I continued my drive northward after the fill-up. The drive was full of pot holes and lousy, bumpy patch jobs for miles on end. Sure… there were stretches of smooth pavement but there just is no excuse for the lousy roadway. The coach and I were jostled badly as we bounced along the lousy road known as CA99 – the worst overall drive of the whole adventure both going and coming!

I pulled into our little senior gated community at 1130. My dear Wifey had a lunch date with another gal who lives in our community, so after a wonderful, extended hug and a brief conversation, she left with her friend – as I insisted.

2019-2-5e homeThe gate to our little community swung open for me as I finally returned home. And it was good to be back!

I unloaded the coach in about an hour, and then took the rest of the day off. Dumping the tanks and getting her washed would wait ’til the next day. I celebrated the homecoming in part by taking a slow, gloriously wasteful shower! The 12 RV showers the past 12 days were certainly adequate affairs, but they allowed no time to relax a bit to enjoy them. I can report that I thoroughly enjoyed that wasteful, first shower back home!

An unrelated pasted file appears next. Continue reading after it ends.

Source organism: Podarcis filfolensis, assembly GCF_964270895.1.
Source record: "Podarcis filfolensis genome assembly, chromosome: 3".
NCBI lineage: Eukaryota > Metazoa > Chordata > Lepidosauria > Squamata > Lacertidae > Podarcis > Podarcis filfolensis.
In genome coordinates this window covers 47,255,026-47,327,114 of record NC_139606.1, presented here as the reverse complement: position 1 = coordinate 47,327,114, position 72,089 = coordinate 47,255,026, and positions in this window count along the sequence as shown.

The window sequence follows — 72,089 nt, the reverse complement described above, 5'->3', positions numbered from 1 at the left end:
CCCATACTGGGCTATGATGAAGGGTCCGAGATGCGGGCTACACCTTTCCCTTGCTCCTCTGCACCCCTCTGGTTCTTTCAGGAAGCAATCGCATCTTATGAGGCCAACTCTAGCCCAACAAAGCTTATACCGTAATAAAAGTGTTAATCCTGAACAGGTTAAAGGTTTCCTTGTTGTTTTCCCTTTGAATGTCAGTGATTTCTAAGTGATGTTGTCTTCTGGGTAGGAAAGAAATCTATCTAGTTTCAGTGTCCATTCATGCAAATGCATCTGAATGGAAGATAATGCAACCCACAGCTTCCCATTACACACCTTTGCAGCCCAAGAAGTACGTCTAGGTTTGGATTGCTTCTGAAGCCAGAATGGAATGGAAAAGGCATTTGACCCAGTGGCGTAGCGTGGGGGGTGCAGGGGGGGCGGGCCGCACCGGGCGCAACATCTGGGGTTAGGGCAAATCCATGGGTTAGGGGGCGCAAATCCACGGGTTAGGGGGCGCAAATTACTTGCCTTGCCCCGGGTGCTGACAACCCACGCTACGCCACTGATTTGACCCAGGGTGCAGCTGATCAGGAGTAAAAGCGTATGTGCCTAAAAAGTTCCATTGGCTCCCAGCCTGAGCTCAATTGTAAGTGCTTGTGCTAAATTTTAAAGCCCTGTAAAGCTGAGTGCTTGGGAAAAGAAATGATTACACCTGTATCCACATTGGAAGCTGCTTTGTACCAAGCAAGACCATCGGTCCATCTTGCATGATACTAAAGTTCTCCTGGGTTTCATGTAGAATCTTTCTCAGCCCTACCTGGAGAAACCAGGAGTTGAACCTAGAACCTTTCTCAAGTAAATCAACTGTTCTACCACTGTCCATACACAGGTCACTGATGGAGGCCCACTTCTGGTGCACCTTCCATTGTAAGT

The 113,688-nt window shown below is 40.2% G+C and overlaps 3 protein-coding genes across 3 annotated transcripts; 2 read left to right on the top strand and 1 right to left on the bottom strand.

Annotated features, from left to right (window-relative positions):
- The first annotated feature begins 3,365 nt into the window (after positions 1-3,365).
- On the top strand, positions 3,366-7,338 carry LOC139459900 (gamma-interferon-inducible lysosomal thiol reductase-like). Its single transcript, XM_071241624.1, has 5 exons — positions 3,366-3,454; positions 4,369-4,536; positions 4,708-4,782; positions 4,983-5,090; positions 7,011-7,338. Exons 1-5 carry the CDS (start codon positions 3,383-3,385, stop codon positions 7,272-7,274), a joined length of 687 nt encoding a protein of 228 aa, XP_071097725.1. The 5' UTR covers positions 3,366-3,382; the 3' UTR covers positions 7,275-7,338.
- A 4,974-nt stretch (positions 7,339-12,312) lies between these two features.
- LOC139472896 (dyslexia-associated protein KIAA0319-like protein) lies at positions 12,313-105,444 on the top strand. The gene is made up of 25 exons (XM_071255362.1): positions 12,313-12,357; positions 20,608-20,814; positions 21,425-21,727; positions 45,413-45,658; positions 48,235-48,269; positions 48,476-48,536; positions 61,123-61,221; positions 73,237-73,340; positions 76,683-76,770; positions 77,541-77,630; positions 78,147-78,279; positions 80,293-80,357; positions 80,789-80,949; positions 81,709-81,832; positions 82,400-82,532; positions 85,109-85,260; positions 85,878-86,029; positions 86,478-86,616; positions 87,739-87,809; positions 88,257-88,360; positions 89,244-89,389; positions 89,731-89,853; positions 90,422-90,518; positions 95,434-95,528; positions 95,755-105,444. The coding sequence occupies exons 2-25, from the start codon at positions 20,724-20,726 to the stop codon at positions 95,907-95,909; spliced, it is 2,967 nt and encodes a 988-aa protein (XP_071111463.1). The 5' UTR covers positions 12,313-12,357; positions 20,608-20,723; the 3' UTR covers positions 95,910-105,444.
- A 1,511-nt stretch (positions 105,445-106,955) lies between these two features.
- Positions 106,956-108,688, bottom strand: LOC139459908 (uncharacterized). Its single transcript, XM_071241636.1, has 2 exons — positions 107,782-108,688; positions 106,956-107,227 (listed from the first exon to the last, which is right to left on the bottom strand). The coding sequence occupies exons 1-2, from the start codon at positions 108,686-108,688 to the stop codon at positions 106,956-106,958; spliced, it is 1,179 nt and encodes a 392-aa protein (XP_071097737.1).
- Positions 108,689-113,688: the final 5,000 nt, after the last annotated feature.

And now I can also report, without fear of jinxing myself: Big Blue ran like a champ the entire trip! After the house battery charging issue and the fridge that quit working on prior trips, it was good to have a trouble free adventure. I was very pleased with her.